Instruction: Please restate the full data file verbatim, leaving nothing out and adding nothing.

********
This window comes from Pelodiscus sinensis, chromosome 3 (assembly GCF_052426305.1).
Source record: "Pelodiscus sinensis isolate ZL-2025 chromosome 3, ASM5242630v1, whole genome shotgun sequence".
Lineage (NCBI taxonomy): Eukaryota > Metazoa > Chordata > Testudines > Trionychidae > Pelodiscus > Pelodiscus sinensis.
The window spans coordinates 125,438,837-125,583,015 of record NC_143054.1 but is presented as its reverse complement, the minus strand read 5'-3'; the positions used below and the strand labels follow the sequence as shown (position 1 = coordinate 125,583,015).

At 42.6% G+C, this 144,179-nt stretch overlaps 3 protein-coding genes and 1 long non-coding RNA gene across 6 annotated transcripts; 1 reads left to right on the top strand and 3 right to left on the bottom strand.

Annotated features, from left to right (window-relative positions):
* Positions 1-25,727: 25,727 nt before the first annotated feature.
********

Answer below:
This window comes from Pelodiscus sinensis, chromosome 3 (assembly GCF_052426305.1).
Source record: "Pelodiscus sinensis isolate ZL-2025 chromosome 3, ASM5242630v1, whole genome shotgun sequence".
Lineage (NCBI taxonomy): Eukaryota > Metazoa > Chordata > Testudines > Trionychidae > Pelodiscus > Pelodiscus sinensis.
The window spans coordinates 125,438,837-125,583,015 of record NC_143054.1 but is presented as its reverse complement, the minus strand read 5'-3'; the positions used below and the strand labels follow the sequence as shown (position 1 = coordinate 125,583,015).

At 42.6% G+C, this 144,179-nt stretch overlaps 3 protein-coding genes and 1 long non-coding RNA gene across 6 annotated transcripts; 1 reads left to right on the top strand and 3 right to left on the bottom strand.

Annotated features, from left to right (window-relative positions):
* Positions 1-25,727: 25,727 nt before the first annotated feature.